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Thread: Epiphytic nepenthes

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    Somewhat Unstable superimposedhope's Avatar
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    I know that the majority of the worlds epiphytes come from higher elevations in the "Mossy Forests" or "Coud Jungles". Is this true with Nepenthes as well? All the Neps that I have found described as epiphytic are highland. Are there any lowland epiphytic Neps?

    Joe
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    Hi,

    Nepenthes reinwardtiana is an epiphyte as well as veitchii. There are also highland representatives of these 2 species as well.

    Phil

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    Phil,

    Would there be a possible theory that those two originated as highland and then spread to the lowland, based on the fact that they grow in both places and most epiphytes are highland?

    Cheers,

    Joe

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    Stay chooned in for more! Clint's Avatar
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    maybe it's because high places have a lower dewpoint, letting epps. get more moisture?

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    Somewhat Unstable superimposedhope's Avatar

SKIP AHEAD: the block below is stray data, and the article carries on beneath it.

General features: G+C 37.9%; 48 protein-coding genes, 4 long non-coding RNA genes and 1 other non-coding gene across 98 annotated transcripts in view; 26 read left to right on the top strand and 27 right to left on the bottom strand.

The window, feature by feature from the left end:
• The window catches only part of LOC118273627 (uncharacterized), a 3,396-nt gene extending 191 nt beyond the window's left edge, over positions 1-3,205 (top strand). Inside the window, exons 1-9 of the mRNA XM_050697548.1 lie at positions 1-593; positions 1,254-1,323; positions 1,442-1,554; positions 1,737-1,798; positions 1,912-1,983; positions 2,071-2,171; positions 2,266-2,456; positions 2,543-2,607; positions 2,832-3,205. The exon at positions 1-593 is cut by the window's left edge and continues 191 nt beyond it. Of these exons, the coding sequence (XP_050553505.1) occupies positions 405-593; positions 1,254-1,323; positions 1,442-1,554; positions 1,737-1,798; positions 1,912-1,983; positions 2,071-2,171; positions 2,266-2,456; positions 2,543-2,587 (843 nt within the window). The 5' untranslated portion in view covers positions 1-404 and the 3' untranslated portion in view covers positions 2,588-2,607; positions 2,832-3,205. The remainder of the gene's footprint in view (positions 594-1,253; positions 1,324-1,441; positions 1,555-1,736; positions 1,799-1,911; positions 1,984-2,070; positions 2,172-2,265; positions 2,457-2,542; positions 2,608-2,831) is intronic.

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    It is because of the the cloud forest thing. The plants get bright cloud filtered light and intense humidity. I may be wrong but I don't think highlands get the downpours like lowlands do, which would deffinitley wash away some plants and seeds. I have also noticed that there are 2 classes of epiphyte.1 being the totally tree dwelling epiphyte and 2 being plants that typically start as terrestrials but have tendrils/vines/stems/etc... that can and will root in any damp crevice or pile. Upon rooting into something arboreal if it is seperated from the main plant it will continue life as a rooted cutting in its new home.


    Do epi-Neps have the ability to root from the tendrils or leaves or stems?

    Joe
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    Stay chooned in for more! Clint's Avatar
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    only the stems. that why leaf cuttings dont work.

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